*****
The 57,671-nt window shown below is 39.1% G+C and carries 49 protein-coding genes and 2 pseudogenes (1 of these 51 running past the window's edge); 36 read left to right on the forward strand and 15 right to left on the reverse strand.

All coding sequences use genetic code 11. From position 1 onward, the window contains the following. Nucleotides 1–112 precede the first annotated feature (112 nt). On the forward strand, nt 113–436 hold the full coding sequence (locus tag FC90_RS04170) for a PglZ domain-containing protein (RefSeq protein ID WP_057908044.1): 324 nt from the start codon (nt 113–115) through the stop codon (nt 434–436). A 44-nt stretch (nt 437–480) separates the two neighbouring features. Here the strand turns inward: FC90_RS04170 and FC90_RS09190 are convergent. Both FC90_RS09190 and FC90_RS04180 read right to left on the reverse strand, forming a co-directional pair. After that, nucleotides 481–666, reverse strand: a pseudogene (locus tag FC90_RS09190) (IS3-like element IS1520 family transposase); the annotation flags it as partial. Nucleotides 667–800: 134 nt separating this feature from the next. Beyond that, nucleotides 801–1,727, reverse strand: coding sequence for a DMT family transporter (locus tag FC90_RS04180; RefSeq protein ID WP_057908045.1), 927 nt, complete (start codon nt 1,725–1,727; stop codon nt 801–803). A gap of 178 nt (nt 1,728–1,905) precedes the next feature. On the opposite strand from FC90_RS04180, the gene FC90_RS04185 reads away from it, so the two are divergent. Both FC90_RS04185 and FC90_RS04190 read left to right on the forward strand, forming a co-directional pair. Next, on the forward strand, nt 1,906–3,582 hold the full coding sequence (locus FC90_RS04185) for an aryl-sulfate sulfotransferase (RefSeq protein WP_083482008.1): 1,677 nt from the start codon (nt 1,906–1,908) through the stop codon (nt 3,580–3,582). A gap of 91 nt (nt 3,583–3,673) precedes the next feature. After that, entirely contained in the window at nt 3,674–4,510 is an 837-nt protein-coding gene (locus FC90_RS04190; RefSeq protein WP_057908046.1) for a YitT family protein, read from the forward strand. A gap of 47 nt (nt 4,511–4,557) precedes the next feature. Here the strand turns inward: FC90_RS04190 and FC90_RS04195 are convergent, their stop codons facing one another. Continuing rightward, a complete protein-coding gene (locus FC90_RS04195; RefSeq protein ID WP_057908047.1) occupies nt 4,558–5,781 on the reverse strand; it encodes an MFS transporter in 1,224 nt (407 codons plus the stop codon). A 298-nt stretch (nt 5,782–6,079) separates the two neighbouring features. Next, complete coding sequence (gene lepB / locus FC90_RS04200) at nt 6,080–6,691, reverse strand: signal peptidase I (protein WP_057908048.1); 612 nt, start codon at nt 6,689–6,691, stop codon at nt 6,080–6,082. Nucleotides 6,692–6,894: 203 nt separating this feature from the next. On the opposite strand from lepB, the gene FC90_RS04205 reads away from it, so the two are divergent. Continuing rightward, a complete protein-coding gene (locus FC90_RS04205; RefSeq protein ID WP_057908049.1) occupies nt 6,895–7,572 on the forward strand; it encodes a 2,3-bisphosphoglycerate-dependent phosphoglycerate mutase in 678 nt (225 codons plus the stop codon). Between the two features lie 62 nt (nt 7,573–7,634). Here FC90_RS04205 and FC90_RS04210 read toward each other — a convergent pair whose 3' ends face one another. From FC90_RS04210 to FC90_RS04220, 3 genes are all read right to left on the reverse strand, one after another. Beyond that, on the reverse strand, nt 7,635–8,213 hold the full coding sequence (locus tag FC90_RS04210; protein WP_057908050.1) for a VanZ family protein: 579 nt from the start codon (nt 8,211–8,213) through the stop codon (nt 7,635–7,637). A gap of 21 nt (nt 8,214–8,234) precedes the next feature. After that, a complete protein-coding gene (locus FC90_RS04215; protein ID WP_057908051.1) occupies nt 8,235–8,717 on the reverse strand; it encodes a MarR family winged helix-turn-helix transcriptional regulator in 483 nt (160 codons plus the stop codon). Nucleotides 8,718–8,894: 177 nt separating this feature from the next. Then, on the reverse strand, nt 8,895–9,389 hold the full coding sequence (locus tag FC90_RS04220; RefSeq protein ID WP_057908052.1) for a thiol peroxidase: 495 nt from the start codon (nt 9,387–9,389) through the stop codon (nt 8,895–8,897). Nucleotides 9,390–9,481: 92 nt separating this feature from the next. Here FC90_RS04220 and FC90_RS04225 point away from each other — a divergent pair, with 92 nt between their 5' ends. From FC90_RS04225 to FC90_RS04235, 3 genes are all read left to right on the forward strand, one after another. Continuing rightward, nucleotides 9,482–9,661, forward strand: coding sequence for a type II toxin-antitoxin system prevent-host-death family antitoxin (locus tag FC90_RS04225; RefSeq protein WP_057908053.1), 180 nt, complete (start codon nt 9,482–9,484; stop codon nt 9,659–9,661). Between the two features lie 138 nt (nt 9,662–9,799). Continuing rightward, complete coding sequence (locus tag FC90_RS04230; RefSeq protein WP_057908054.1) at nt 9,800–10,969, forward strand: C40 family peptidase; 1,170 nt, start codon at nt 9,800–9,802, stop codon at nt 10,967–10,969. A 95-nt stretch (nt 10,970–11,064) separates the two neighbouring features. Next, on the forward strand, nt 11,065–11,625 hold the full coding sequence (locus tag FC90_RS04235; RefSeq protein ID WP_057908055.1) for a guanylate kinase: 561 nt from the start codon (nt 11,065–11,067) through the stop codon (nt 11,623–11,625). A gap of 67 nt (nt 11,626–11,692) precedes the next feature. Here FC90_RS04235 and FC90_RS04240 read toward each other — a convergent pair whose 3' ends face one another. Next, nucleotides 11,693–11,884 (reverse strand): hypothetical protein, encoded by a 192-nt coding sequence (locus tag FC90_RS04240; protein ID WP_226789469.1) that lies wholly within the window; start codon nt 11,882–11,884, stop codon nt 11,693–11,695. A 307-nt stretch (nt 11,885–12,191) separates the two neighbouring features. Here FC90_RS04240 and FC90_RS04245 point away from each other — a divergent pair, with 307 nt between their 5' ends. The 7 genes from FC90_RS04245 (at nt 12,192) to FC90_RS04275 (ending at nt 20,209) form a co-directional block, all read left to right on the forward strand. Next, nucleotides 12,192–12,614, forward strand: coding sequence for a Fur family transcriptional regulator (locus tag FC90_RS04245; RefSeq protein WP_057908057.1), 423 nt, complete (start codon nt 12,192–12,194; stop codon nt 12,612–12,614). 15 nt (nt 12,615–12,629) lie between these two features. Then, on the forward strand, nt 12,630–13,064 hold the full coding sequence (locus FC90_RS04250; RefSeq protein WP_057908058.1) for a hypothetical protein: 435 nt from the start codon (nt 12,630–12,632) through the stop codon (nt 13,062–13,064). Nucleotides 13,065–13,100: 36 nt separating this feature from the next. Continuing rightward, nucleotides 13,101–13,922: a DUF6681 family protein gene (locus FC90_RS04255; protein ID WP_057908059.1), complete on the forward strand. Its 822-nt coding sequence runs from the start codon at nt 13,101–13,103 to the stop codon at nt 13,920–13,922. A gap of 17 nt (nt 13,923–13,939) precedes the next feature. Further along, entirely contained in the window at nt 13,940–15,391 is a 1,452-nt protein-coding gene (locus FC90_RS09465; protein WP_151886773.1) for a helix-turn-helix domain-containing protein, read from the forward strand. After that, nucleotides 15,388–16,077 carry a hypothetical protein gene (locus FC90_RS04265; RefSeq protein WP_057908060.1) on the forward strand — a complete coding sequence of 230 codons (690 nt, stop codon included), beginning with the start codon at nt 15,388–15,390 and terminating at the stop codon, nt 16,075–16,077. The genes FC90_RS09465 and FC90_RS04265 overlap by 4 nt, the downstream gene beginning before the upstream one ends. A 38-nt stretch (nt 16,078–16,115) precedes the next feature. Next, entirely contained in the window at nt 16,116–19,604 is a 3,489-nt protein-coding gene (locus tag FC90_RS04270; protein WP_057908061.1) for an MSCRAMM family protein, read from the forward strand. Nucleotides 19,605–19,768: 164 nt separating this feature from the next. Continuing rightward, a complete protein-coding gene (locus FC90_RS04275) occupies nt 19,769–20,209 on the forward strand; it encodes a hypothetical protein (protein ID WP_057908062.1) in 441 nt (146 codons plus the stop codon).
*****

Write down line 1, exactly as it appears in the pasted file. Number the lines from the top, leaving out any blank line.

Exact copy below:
The 57,671-nt window shown below is 39.1% G+C and carries 49 protein-coding genes and 2 pseudogenes (1 of these 51 running past the window's edge); 36 read left to right on the forward strand and 15 right to left on the reverse strand.